1 year ago
    • Jay

      I have assembled many AR style rifles. I have gone the rout of milling out my own lowers and buying stripped. He pretty much states his criteria at the beginning. I can see you taking issue with "durability" but have to agree when it comes to the quality of the machining. Its noticeable between brands. I just bought a aero precision M5 lower 2 weeks ago and have to agree with author. The machining and finish are top notch. There is nothing inherently "better" per say but i did get a better fit, finish, and machining than others i own. Makes the forged 80 percenters i got look like they were forged using child labor and my other stripped lowers look cheap. lol. That set screw for fit is a HUGE plus as well.

      1 year ago
    • David

      I think you're confusing "milspec" with "best". The military requirements for items are rarely the best way to do things, they are rarely the most durable or well made and they are always made by the lowest bidder. Yes, a forged lower is metallurgically stronger than billet - but only very slightly and I have never come across a test or even a story about a billet lower failing when a forged lower did not. When it comes to QC and manufacturing I would absolutely believe that Seekin's Precision outpaces milspec in every way. As for barrels, the milspec requirement is honestly just a bad barrel. It works, it works good enough for most combat applications, but it is still a very cheap and low tier barrel. Cost is often about features and name brand, but there is also a material and manufacturing component. If all you want is a rifle that works - then there is nothing wrong with budget brands that don't offer any fluff - such as PSA, a great budget option. If you want more from your rifle, features, accuracy, wider application, comfort, improved materials, etc. it is going to come at a cost.

      1 year ago
      • Practical Rifleman

        I am most certainly not under the assumption that mil-spec is synonymous with the best, if it were then m855 out of 14.5 inch barrels would not be a thing. But it is the benchmark that sets the standards. I am saying that when people make a claim that one part is better than another, they need to clarify what they consider better. In terms of durability and reliability, there are very many $600 ARs out there that are on par with the $2000 ones. In terms of under 2 MOA accuracy, special features, exotic metals and redesigned parts, perhaps not so much. When someone makes a claim, they need to provide a reason. For example, I am a left handed shooter. For me the best AR upper assembly would ideally eject to the left, this is what makes it the best for me. It will usually cost more to have this feature, but that additional cost has zero effect on the performance of the firearm itself, and therefore is not inherently better, because it is a feature. Now having a titanium cam pin for my bolt would be a direct upgrade to the gun, vastly reducing the chance of a critical part failure. This is something that is better, not because of personal preference, but because of straight up better materials.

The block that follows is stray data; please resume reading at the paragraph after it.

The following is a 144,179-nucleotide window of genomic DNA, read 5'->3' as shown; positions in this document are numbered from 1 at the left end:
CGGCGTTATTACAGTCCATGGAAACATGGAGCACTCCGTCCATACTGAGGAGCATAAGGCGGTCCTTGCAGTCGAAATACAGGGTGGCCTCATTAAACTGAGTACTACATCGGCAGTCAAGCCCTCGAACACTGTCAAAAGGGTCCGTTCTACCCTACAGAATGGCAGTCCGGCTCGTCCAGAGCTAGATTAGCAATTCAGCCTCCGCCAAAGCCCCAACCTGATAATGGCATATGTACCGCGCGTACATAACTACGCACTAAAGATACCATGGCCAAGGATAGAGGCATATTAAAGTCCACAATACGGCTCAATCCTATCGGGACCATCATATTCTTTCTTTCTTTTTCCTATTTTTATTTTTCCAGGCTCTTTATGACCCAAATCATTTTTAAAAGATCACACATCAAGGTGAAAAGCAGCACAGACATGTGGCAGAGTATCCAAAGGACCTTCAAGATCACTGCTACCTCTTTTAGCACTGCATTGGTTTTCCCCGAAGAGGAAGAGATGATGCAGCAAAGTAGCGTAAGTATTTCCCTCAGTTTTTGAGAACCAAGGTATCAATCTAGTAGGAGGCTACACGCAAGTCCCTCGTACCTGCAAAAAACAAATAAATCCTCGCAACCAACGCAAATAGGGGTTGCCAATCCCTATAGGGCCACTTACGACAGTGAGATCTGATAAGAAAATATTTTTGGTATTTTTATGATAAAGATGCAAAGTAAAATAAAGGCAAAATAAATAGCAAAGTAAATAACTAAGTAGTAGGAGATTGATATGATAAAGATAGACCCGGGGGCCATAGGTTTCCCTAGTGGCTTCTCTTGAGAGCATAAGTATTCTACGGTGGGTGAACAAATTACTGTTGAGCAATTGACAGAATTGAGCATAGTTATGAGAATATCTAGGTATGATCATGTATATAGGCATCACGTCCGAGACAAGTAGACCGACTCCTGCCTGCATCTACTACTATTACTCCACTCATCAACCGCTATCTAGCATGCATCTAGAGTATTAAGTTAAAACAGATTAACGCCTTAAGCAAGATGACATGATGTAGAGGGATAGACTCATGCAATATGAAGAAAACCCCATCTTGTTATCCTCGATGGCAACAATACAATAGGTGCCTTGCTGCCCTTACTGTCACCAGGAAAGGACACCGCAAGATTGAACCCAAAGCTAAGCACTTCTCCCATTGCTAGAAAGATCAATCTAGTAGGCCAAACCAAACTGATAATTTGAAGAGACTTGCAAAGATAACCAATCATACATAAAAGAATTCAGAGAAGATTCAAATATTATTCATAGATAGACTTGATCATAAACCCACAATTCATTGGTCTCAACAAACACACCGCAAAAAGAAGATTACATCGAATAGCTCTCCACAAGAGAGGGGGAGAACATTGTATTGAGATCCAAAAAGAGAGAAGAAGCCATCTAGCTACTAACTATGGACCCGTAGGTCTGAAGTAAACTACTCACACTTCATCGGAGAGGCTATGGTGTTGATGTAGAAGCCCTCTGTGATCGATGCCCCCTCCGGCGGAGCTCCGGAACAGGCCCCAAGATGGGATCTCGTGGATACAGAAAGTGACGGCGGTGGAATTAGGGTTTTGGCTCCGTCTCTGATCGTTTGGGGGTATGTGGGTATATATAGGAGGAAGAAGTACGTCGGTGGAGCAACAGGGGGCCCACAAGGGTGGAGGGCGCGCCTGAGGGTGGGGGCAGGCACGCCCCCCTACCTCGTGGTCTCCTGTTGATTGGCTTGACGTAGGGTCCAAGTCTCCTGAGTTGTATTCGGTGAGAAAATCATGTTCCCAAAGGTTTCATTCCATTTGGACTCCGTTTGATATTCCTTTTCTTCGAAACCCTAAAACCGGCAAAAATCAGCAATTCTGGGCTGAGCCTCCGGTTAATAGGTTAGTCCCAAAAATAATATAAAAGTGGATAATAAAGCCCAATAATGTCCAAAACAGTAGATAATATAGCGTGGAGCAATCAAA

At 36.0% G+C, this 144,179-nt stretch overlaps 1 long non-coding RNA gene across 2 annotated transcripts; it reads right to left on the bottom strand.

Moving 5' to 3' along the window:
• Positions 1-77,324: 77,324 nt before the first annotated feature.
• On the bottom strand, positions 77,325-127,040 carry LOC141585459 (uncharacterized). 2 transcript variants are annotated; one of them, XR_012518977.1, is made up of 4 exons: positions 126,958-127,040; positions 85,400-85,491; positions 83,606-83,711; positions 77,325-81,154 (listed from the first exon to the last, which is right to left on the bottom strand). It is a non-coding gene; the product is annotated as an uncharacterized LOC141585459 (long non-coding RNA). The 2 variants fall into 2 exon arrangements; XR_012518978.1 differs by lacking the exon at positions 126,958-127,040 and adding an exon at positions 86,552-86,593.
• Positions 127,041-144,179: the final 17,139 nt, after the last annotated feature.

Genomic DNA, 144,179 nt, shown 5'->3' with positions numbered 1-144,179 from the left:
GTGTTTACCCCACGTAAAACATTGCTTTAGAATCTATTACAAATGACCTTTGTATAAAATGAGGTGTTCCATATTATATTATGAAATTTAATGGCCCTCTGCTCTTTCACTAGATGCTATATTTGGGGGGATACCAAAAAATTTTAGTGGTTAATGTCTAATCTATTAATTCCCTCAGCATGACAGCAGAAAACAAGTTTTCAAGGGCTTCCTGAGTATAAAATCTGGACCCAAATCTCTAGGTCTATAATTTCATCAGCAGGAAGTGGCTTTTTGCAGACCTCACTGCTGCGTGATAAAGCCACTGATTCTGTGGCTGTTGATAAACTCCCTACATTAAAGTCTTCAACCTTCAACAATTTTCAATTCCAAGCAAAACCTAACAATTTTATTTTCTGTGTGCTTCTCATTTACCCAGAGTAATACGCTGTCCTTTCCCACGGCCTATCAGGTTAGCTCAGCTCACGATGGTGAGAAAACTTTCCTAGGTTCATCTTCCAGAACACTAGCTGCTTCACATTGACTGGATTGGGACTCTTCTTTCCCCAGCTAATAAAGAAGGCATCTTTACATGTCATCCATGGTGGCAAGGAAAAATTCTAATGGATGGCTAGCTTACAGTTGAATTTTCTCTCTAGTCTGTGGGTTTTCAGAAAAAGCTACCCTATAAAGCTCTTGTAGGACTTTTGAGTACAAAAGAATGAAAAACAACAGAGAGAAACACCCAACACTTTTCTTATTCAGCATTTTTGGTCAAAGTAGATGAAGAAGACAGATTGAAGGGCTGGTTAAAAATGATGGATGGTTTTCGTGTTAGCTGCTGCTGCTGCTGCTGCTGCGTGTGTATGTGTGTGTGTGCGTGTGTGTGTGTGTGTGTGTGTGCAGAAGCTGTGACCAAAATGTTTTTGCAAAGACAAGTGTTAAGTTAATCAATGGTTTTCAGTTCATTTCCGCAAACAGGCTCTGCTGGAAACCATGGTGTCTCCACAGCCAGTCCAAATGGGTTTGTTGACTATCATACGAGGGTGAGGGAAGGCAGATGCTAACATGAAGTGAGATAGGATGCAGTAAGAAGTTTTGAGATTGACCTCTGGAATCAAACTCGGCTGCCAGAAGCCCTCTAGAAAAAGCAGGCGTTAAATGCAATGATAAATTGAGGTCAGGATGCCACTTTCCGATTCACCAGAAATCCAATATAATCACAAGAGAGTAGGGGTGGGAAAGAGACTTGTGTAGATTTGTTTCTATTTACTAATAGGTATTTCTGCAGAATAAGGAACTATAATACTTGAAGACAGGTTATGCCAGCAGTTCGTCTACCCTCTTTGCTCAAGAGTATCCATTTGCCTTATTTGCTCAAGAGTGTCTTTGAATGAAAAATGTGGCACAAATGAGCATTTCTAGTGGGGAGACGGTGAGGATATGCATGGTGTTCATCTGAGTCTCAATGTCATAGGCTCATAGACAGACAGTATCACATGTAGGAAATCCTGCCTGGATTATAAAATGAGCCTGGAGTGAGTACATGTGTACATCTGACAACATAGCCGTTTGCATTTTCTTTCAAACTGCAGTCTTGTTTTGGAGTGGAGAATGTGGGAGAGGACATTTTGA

1 year ago
        • David

          I think it depends on how you measure what is "better" then. If you're limiting the definition to durability and reliability in pure mechanical terms, then most ARs over around the $600-800 price point are not "better" and if they are it is only by slight amounts. However, I wouldn't limit the definition like that. Accuracy, features such as ambi controls, exotic metals/hybrid metals/use of polymers to if not increase durability or reliability then to maintain the same levels but with reduced weight, smoother operating parts such as an improved charging handle or trigger, and adjustable gas blocks to allow for a wider use of ammo/situations would all - in my definition - make for a "better" rifle. Even, as you mentioned, would having a rifle that ejected to the side that was more useful to me. Comfort is a major part of what makes a good rifle good or not.

          1 year ago
          • Practical Rifleman

            Exactly. I agree 100%. All I ask of authors is that when they say something is better, they state why. By not stating that a certain part is better in terms of a particular feature or upgraded material, it creates a feeling that only expensive parts are good. Everyone wants the best, but if professionalls never actually quantify what is better about a certain selection, the best becomes the most expensive, instead of uniquely tuned to an individual. While I agree that good, better, best should not be only in terms of reliability and durability, reliability and durability are typically the first and foremost mentioned attributes in the description text of an AR, occasionally with claims of accuracy. So when a claim is made that x is better than y without definition, it is easy to assume that x is inferior in terms of reliability and durability, when in reality what is better is ergonomics, decreased muzzle flip, lighter weight, better materials etc. All of which is better only in certain instances. Pencil barrels are better for people wanting to build a lightweight gun, but worse for a person wanting to shoot distance.